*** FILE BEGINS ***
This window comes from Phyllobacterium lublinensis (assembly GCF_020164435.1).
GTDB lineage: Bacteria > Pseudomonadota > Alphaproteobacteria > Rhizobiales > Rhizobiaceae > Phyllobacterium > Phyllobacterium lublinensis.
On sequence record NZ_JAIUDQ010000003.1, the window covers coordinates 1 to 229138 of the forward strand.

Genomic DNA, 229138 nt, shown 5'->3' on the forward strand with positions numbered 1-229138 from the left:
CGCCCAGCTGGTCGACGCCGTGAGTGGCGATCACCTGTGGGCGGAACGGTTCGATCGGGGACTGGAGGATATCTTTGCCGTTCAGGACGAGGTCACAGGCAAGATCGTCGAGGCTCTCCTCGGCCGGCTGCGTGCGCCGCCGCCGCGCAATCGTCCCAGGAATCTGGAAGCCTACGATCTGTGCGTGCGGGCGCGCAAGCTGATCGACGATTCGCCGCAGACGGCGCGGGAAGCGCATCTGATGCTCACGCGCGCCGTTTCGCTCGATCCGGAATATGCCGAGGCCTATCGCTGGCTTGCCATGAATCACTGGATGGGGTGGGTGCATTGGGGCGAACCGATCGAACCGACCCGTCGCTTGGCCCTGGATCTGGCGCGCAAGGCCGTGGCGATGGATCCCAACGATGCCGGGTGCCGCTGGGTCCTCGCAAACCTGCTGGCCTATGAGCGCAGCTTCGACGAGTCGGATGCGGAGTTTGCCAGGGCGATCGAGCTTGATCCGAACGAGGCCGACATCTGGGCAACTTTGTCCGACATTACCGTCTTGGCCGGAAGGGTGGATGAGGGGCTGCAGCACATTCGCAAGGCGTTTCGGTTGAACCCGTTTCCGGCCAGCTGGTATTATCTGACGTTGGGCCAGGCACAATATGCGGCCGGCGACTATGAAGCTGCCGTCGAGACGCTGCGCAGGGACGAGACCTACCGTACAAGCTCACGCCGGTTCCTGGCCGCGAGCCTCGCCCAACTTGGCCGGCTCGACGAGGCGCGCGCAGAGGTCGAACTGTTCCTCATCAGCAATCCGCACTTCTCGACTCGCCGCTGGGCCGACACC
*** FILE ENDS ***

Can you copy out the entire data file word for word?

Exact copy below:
This window comes from Phyllobacterium lublinensis (assembly GCF_020164435.1).
GTDB lineage: Bacteria > Pseudomonadota > Alphaproteobacteria > Rhizobiales > Rhizobiaceae > Phyllobacterium > Phyllobacterium lublinensis.
On sequence record NZ_JAIUDQ010000003.1, the window covers coordinates 1 to 229138 of the forward strand.

Genomic DNA, 229138 nt, shown 5'->3' on the forward strand with positions numbered 1-229138 from the left:
CGCCCAGCTGGTCGACGCCGTGAGTGGCGATCACCTGTGGGCGGAACGGTTCGATCGGGGACTGGAGGATATCTTTGCCGTTCAGGACGAGGTCACAGGCAAGATCGTCGAGGCTCTCCTCGGCCGGCTGCGTGCGCCGCCGCCGCGCAATCGTCCCAGGAATCTGGAAGCCTACGATCTGTGCGTGCGGGCGCGCAAGCTGATCGACGATTCGCCGCAGACGGCGCGGGAAGCGCATCTGATGCTCACGCGCGCCGTTTCGCTCGATCCGGAATATGCCGAGGCCTATCGCTGGCTTGCCATGAATCACTGGATGGGGTGGGTGCATTGGGGCGAACCGATCGAACCGACCCGTCGCTTGGCCCTGGATCTGGCGCGCAAGGCCGTGGCGATGGATCCCAACGATGCCGGGTGCCGCTGGGTCCTCGCAAACCTGCTGGCCTATGAGCGCAGCTTCGACGAGTCGGATGCGGAGTTTGCCAGGGCGATCGAGCTTGATCCGAACGAGGCCGACATCTGGGCAACTTTGTCCGACATTACCGTCTTGGCCGGAAGGGTGGATGAGGGGCTGCAGCACATTCGCAAGGCGTTTCGGTTGAACCCGTTTCCGGCCAGCTGGTATTATCTGACGTTGGGCCAGGCACAATATGCGGCCGGCGACTATGAAGCTGCCGTCGAGACGCTGCGCAGGGACGAGACCTACCGTACAAGCTCACGCCGGTTCCTGGCCGCGAGCCTCGCCCAACTTGGCCGGCTCGACGAGGCGCGCGCAGAGGTCGAACTGTTCCTCATCAGCAATCCGCACTTCTCGACTCGCCGCTGGGCCGACACC